WSU Study Looks At Benefits Of Size For Organic Farms

According to a new study by Washington State University’s journal club, for organic farmers, size is important.  But it’s not the size of the farm that’s key, by the size of the neighboring fields.  The report published in late January found that organic agriculture sites had 34% more biodiversity, and 50% more profits that conventional Ag locations.  This despite the fact that organic sites reported 18% lower crop yields.

 

The study also determined that as the size of the fields surrounding the organic farm increases, those values shift, allowing the organic farm’s biodiversity to increase, while losing an edge in profitability.

 

“A landscape with large field sizes might be an indicator of agricultural intensification in general, with many fields with only one crop and heavier pesticide and herbicide use,” said Olivia Smith, a recent WSU Ph.D. graduate and the lead author on the study. “That’s a place where there’s not a lot of natural habitat animals can use. An organic farm on that kind of landscape becomes a refuge for species.”

 

The study also revealed that price premiums for organic food played a big role in profitability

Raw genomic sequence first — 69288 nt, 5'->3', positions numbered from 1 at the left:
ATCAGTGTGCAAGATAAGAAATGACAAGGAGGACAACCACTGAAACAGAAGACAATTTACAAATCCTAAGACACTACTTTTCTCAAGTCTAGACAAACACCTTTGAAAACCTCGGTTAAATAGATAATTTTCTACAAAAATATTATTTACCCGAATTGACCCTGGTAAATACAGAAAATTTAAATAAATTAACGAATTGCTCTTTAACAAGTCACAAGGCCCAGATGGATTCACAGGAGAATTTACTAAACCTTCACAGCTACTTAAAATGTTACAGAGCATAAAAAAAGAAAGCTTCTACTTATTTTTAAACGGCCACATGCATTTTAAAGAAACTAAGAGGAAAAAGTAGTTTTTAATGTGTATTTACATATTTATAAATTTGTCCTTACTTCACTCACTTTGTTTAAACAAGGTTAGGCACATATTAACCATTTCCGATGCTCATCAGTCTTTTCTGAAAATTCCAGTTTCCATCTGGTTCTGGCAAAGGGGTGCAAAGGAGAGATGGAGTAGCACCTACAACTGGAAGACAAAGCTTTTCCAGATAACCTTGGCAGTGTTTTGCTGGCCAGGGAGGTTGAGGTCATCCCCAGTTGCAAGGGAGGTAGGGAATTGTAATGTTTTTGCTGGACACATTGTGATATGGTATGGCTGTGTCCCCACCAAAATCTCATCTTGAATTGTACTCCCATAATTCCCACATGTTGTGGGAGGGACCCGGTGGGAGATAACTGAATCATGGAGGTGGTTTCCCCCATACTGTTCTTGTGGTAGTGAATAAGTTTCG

“The areas that get the greatest price premium for organic food are those that have small field sizes, which are often located in more urban areas that are more connected to large consumer bases,” said Associate Professor Dave Crowder, an author on the paper and the journal club’s faculty advisor. “For example, all else being equal, an organic farmer who is in the middle of Iowa may not do nearly as well as an organic farmer near Seattle where there are more consumers willing to pay higher prices for organic food.”

 

The WSU journal club is a group of graduate students who meet to discuss research papers and look for gaps in the scientific literature.  This is the second paper published by the club in its two year existence.  The study was published in the National Academy of Sciences.  The study received support from the U.S. Department of Agriculture National Institute of Food and Agriculture Hatch project.

 

 

 

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